This is an example of the sort of discussion that takes place on the newsgroup geometry.pre-college. The first article, posted by Mark Saul (via his America Online account) asks a question. The subsequent articles are replies to that message, either via mail or news. They all appear in a "thread," which is a string of related articles.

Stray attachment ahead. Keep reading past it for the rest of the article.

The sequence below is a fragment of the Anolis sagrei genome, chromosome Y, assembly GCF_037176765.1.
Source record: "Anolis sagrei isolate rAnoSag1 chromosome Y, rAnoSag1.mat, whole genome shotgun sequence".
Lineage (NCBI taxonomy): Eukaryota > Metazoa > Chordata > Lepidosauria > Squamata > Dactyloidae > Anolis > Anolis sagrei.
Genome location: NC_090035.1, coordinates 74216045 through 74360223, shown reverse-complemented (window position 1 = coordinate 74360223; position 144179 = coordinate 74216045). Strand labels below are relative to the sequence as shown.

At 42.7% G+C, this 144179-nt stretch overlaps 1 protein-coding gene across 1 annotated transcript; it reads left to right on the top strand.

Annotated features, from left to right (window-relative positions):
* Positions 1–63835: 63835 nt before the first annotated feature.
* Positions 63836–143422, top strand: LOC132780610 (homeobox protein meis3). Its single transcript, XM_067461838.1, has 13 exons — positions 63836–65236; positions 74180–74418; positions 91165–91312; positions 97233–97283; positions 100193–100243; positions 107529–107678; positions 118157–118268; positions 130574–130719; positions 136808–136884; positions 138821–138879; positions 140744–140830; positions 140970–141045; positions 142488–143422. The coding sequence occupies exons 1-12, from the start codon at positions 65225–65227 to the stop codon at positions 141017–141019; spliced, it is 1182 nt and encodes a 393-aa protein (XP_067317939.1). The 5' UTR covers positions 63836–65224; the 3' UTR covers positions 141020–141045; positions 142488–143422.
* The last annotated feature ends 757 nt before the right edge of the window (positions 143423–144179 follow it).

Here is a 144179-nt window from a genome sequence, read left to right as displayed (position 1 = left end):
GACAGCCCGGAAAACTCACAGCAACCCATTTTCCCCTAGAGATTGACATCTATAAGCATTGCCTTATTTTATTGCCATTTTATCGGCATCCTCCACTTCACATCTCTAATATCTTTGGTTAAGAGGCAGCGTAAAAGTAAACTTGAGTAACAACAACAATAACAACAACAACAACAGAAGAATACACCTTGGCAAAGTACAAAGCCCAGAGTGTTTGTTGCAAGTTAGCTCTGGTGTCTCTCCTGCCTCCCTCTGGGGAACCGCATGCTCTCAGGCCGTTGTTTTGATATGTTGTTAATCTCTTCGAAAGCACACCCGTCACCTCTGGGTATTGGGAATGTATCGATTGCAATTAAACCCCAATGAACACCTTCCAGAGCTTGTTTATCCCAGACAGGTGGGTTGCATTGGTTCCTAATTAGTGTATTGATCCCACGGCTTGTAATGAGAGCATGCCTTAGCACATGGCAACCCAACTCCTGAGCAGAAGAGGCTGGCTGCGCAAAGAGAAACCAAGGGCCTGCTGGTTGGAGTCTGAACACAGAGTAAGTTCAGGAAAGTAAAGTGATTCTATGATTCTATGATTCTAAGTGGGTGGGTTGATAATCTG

From: Marksaul@aol.com Date: Tue, 28 Feb 1995 21:29:01 -0500 To: firstname.lastname@example.org Subject: What next for geometry? I would like some feedback. I'm teaching an excellent ninth grade honors class (following, more or less, a tenth year curriculum). The kids are bright and work hard. They form cooperative groups spontaneously and smoothly. When the class is teacher-centered, they listen and are free to interrupt with questions or comments. The whole thing is a joy. Without going full speed ahead, but just through the kids' own momentum, I will come to the end of the planned curriculum some time in March. We've had axiomatics in the context of simple group and field theorems, and in a more or less traditional, Euclid-based geometry. We've looked at Euclid bare, in the Heath translation, and traced through some of his proofs. We did an intensive unit on geometric inequalities (well beyond the usual 10th year texts). We did two weeks of informal geometry using Mira. We did the standard analytic geometry of the line and parabola. We don't have access to computers. :( ! My question is, what should I do with the time left? I'd like to do more geometry, because I know that other teachers in my department won't do as much. It's not an emergency: I've got lots of stuff. I would love to do more classic geometry (Ceva, Menelaus, Simson, Brahmagupta, Ptolemy, nine-point circle, and so on). I've done this often and could do it in my sleep. One of my kids is already about to discover the circles of Appolonius. Or, I could do the rest of the conics a la Appolonius. Or, I could do transformations in space--that'll keep them busy. Or, I could do graph theory. Or combinatorics. Or begin projective geometry. Or... My question is, what's new in geometry? In algebra, the reforms seem to be centered around data analysis. Graphing of lines is treated as related in some way to lines of regression. Parabolas and sine curves are also fit to data. It's one enormous way in which technology can be applied: getting kids to think about functions as objects, not as "something that you do with a number." It also fits in with the current idea of education as preparing kids to be productive in the "real world" so we can beat Japan. Well, now you can guess that I'm not in complete agreement with the above sort of thing. I find it as rigid as the old style. But I'm glad I've seen it, and will certainly use some of what has been developed through this movement in my teaching. But what corresponds to this in geometry? I'm not talking about just about technology--I can't get all the kids on the Sketchpad at once (as I'd like to). But what would technology, or other re-thinking of curriculum, lead us to in geometry? I'd like to hear what ideas others have on this question. From: email@example.com (bo3b Overkamp) Newsgroups: geometry.pre-college Subject: Re: What next for geometry? Date: 1 Mar 1995 09:27:43 -0500 Organization: Odyssey Ultraware Inc. Marksaul@aol.com is trolling for geometry class ideas, asking specifically " what's new in geometry?". My answers are motivated not by newness but by recollections of students' excitement in the classroom. How about a comparison and contrast of Euclidean and nonEuclidean geometries? In particular, what do Saccheri Quadrilaterals (and Lambert Quadrilaterals and Biperpendicular Quadrilaterals) offer to sort out the differences as well as the similarities? In any plane which can measure angles and lengths, the summit angles of a Saccheri Quadrilateral (SQ) have equal measures, the diagonals of a SQ have equal lengths, and the line joining the midpoints of the summit & base is perpendicular to both summit and base. Any side of any triangle in any such plane has a naturally associated SQ for which the side you chose is the summit, and the base is collinear with the midpoints of the other two sides of the triangle; the area of the SQ and the sum of the measures of the summit angles of the SQ have intimate relationships with the area of the original triangle, and the angle measure sum of the original triangle. In a Euclidean plane, there is no difference between a SQ and a rectangle, but in a Lobachevskian plane or a Riemannian plane, the differences between a rectangle and a SQ are evident. In order for the differences to be evident to students, you probably need some models. The 19th century geometers Beltrami, Klein, and Poincare provided descriptions of models of the nonEuclidean planes. Even more concretely, bring a basketball to your class and investigate the geometry of its surface. Construct a SQ there, and observe that the summit angles are necessarily obtuse. Construct a triangle there, and consider the SQ associated with one of its sides. Or what about considering the properties of functions defined by the power series representations of sin, cos, exp? Or what about spending some time folding polygons and braiding polyhedra (_Build Your Own Polyhedra_ by Jean Pederson and Peter Hilton, Addison-Wesley, 1988)? What about tessellations of the plane(s both Euclidean and nonEuclidean)? The fundamental principle of mathematics which is least communicated to nonmathematicians is "you could have figured this out yourself." The best chance we have to communicate this to our students is in our geometry classes. From: firstname.lastname@example.org (Dan Hirschhorn) Newsgroups: geometry.pre-college Subject: Re: What next for geometry? Date: 1 Mar 1995 17:41:11 GMT Organization: Illinois State University In article <email@example.com>, Marksaul@aol.com wrote: > > I would like some feedback. > > > My question is, what should I do with the time left? > > But what corresponds to this in geometry? I'm not talking about just about > technology--I can't get all the kids on the Sketchpad at once (as I'd like > to). But what would technology, or other re-thinking of curriculum, lead us > to in geometry? I'd like to hear what ideas others have on this question. As you know Mark, but others may not; finishing Geometry in March is a rare occurrence and it is clear that you have plenty to do. I'm speaking and attending the NCTM Regional in Chicago this weekend & the question you pose is one I am interested in. In my talk tomorrow morning "Geometry and Curricular change" I mostly focus on transformations as the dynamic software does them so nicely and the notion that geometry is dynamic leads to a necessity for transformations. An example that I do at the end is how translations and size changes of data relate to the geometryt of translations and size changes. My pretty conclusion at the end is to take some 2-d data and then apply a scale factor of 1.25 to both the x and y variables. The resulting figure is a blow-up of the original data & the regression lines are parallel. This is visually very nice. Doing the same thing with functions nicely connects geometry with future ideas in mathematics as well as the visual and technological changes that are going on. Relating plane transformations with 2 x 2 matrices is another nice connection. On a totally different note, I always thought the vector approach to analytic geometry is very pretty and most college-bound students never get a chance to see it. Dan From: firstname.lastname@example.org (Doris Schattschneider) Newsgroups: geometry.pre-college Subject: Re: What next for geometry? Date: 1 Mar 1995 18:38:39 -0500 I don't see any 3-dimensional geometry in your list of topics covered. Why not spend some time on geometric relationships in three dimensions? Study polyhedra and their nice properties-- Euler's and Descarte's theorems, special polyhedra (Platonic and Archimedean, deltahedra), symmetry properties, etc. You can do it very informally with lots of hands-on discovery activities; you can also do some real proofs. Students should know that geometry is important in the world in which we live-- from the basics, they can branch out to other topics of interest. There are activity books, videos, and manipulatives available from Key Curriculum Press, Dale Seymour, and other distributors. Kids love to build models-- either with ready-made components like Polydrons or die-cut nets, or make their own. Doris Schattschneider From: Anthony@ynot1.demon.co.uk (Anthony Hugh Back) Subject: Re: What next for geometry? Organization: Myorganisation Date: Thu, 2 Mar 1995 21:47:56 +0000 In article: <email@example.com> Marksaul@aol.com writes: > > My question is, what should I do with the time left? I'd like to do more > geometry, because I know that other teachers in my department won't do as > much. > How about transformation geometry or an introduction to topology? -- Anthony Hugh Back From: firstname.lastname@example.org (Bill Marthinsen) Newsgroups: geometry.pre-college Subject: Re: What next for geometry? Date: Thu, 02 Mar 1995 14:35:14 -0800 Organization: Key Curriculum Press In article <email@example.com>, Marksaul@aol.com wrote: > My question is, what's new in geometry? Some possible directions include: 3-D geometry--build and study polyhedra, make them different ways, unit origami is a nice approach, branch out and look at the history of the shapes, the etymology of their names, occurrances in nature, applications, not to mention their properties an related theorems. Or go the cross-disciplinary route History--great chance to do some math history, focus on the people who have done the math. Have your class research and present information about mathematicians who made major contributions in geometry; then let them debate who they would judge to be the most important/significant geometer in history. From the description of your class they might really get into this. Literature--search out, have them search out examples of geometry in literature or geometry-based literature. This is a stretch that might be intriguing; then again it could go no where. Debate--Hot topics in geometry, historical hot topics in geometry (you could ask on the Forum for suggestions for the topics). More of a straight geometry focus could take you through vectors, projective geometry, or transformations. Good luck and enjoy your class. Bill Marthinsen Key Curriculum Press From: firstname.lastname@example.org (Peter Appelbaum) Newsgroups: geometry.pre-college Subject: Re: What next for geometry? Date: Sat, 04 Mar 95 14:41:10 GMT Organization: William Paterson College of New Jersey Here are two open-ended ideas: 1. Have the students decide, based on what they have done this past year so far, whatthe students in teh course NEXT YEAR should learb/do/etc. They have to talk about what is IMPORTANT, what made the BEST IMPACT, what areas of geometry need more or less focus, ... 2. Have them plan THEMSELVES what questions theyhave in geometry, and make a plan for what they want to learn about. Peter M. Appelbaum Curriculum and Instruction The William Paterson College of New Jersey (201)595-3123 email@example.com From: Marksaul@aol.com Newsgroups: geometry.pre-college Subject: Re: What next for geometry? Date: 5 Mar 1995 22:23:43 -0500 > Have the students decide, based on what they have done this >past year so far, whatthe students in teh course NEXT YEAR >should learb/do/etc. Great idea! I often give the kids a choice of curriculum, but never in just these terms. The problem with a choice of curriculum is that some of the Great Things To Do are not things that kids would fantasize about, without having seen them before. Let's see what happens.